Design by All

Dan M. Brown lays out a case for thoughtful design documentation in Communicating Design: Developing Web Site Documentation for Design and Planning.

Brown defines design as a, “complex process composed of many smaller activities,” including (but not limited to):

“…listening, analyzing, evaluating, brainstorming, synthesizing, experimenting, composing, describing, discussing, exploring, reacting…”

-Dan M. Brown

Site maps, flowcharts, wireframes, design briefs, and usability reports might not sound exciting. But these documents allow designers to capture the design process in a form that can be shared, discussed, tweaked and improved by others.

I never used to think of myself as a designer. My experience with graphic design was limited to one art class in middle school (and let’s face it, I will never be a graphic artist). Then suddenly I was a young professional working with designers and developers. It was a tough learning curve. My team would often send a project out to designers and get something totally different back. Or we would get exactly what we asked for, but technical difficulties prevented it from going into production. As I began to take on the role of project manager, I found myself learning to speak the language of designers and developers. As I did, my own thought-process began to change. I used to think of design as just “making something pretty.” I began to realize that design was actually about  purpose, function, and form.

Documentation is crucial to good communication and digital project management. But perhaps more importantly, these documents allow for collaborative design. Brown argues that the main challenge for a web designer is to,”help everyone contribute to the design process, to establish a vision and help a multidisciplinary team realize it.” (xi)

The diagrams and deliverables that Brown outlines in his book are documentations of the design process, not the process of design itself. Not everyone knows how to create a flowchart (or even how to use AdobeInDesign). But (hopefully) everyone knows how to listen, question, and explore. Historians need to be able to think about design to offer their own expertise to the process.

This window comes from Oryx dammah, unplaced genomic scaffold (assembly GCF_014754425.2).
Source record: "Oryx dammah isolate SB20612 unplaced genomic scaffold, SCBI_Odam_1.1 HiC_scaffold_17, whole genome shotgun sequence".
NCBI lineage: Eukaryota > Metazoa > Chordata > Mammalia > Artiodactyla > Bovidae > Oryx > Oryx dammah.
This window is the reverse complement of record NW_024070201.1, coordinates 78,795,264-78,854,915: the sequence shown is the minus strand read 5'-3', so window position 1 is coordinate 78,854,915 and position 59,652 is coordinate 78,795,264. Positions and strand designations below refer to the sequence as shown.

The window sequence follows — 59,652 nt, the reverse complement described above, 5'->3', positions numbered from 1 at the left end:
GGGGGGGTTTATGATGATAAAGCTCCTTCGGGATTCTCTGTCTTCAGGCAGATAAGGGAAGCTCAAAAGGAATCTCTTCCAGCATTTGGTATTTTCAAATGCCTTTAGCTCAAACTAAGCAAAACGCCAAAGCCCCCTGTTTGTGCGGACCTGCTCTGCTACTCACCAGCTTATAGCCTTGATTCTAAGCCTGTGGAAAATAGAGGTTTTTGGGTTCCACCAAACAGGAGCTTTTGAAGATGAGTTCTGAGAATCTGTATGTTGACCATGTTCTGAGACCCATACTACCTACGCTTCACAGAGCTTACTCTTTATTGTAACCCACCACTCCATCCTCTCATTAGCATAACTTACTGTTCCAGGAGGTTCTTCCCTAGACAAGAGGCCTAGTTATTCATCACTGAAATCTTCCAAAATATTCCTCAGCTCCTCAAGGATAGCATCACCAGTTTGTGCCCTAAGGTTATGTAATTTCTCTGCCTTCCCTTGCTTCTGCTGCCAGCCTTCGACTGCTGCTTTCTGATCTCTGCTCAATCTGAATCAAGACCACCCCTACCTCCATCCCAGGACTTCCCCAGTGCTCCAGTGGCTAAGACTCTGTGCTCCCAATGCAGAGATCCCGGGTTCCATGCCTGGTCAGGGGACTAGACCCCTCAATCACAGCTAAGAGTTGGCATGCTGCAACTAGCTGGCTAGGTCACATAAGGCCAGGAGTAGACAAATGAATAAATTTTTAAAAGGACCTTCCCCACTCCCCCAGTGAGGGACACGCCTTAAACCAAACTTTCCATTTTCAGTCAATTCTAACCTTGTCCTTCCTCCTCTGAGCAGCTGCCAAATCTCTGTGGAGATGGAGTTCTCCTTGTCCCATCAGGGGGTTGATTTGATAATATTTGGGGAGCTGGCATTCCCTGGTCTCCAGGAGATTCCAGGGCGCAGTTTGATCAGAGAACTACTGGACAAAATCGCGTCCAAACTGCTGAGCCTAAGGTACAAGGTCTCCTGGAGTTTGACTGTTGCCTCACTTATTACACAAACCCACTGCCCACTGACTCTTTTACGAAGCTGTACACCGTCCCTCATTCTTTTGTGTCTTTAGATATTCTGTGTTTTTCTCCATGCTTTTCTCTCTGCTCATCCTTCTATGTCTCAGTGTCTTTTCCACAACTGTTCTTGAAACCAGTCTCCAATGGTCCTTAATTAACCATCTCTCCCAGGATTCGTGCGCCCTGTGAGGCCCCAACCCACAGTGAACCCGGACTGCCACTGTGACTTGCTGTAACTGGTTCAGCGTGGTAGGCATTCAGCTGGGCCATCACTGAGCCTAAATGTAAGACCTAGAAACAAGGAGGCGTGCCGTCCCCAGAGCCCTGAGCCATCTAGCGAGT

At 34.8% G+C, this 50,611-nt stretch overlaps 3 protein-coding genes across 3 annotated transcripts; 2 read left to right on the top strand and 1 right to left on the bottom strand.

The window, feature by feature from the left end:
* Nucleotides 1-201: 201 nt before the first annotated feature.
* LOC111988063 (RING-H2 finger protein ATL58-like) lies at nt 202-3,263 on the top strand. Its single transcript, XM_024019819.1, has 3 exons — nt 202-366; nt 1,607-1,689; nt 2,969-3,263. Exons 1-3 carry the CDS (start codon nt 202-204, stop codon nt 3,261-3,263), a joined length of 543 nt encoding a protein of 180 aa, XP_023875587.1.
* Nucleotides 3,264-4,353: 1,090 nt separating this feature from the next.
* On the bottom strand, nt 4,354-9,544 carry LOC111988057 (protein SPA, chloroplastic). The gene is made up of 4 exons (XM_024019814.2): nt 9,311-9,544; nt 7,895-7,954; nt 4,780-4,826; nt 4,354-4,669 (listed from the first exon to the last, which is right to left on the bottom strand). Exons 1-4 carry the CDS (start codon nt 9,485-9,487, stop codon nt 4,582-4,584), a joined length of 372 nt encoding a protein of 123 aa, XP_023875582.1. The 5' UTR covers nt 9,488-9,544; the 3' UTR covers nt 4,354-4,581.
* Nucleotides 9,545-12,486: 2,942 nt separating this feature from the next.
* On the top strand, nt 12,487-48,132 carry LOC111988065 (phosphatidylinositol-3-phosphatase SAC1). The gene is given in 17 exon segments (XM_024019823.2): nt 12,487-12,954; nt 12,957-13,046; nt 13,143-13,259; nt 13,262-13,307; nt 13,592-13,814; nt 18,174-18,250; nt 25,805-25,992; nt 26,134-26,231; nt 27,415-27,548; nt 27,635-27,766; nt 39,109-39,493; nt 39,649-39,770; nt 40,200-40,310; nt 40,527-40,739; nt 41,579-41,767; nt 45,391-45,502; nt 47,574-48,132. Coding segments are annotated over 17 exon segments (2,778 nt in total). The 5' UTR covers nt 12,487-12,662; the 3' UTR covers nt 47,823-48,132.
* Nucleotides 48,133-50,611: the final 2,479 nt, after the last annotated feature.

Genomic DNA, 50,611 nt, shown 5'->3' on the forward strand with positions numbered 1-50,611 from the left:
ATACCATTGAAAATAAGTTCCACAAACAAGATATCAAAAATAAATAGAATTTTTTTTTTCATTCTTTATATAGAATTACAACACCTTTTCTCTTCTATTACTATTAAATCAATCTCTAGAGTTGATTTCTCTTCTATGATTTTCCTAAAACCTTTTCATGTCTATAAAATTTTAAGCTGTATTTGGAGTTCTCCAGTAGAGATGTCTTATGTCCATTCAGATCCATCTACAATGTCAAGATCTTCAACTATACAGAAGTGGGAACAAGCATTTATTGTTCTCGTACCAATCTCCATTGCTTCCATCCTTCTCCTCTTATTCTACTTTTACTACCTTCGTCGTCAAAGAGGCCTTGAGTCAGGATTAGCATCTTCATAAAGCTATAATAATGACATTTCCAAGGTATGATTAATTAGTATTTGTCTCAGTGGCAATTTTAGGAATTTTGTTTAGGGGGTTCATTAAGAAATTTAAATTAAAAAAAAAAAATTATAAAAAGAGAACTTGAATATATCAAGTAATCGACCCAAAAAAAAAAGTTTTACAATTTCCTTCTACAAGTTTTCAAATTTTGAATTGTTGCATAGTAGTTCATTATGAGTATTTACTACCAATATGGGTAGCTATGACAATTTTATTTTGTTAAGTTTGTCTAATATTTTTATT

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5 thoughts on “Design by All

  1. I had a similar experience Julie,

    Just by being willing to learn I became the go-to website person in a previous job and liaison with a number of developers along the way. It was a great experience which this book brought back. It also definitely taught me the importance of good documentation. I was happy to see Dan Brown make such a strong connection between documentation and communication. I think a lot of people document things ‘because they should’ not because they understand why it will help them and their partners in the future.

  2. ameliawhere says:

    Great post!
    Even though most of us are not very familiar with the technical aspects of design, we all have the tools to communicate about design and collaborate with those who have more specialized design skills. Brown certainly made design more approachable and familiar by discussing it in broader terms that I think we can all relate to, even if we don’t know how to make the digital tools that we are talking about.

  3. mariaeip says:

    Great post Julie. I have to say I have had similar experiences and still struggle with understanding the tech talk.

    As public historians, we need to be able to effectively communicate with designers in order to obtain our desired product. Even if we have limited knowledge on design. I agree with you that historians need to be able to think about the aspects of design. Brown’s book opens a door for us to learn about the basics of the design process and collaboration.

  4. EricAtAmerican says:

    I had the same thoughts about the book. It seems like a good way to educate those unfamiliar with the process on what to expect and how to better collaborate with projects.

  5. drdankerr says:

    Excellent argument about the role of the deliverables — the book is primarily about the process of collaboration.

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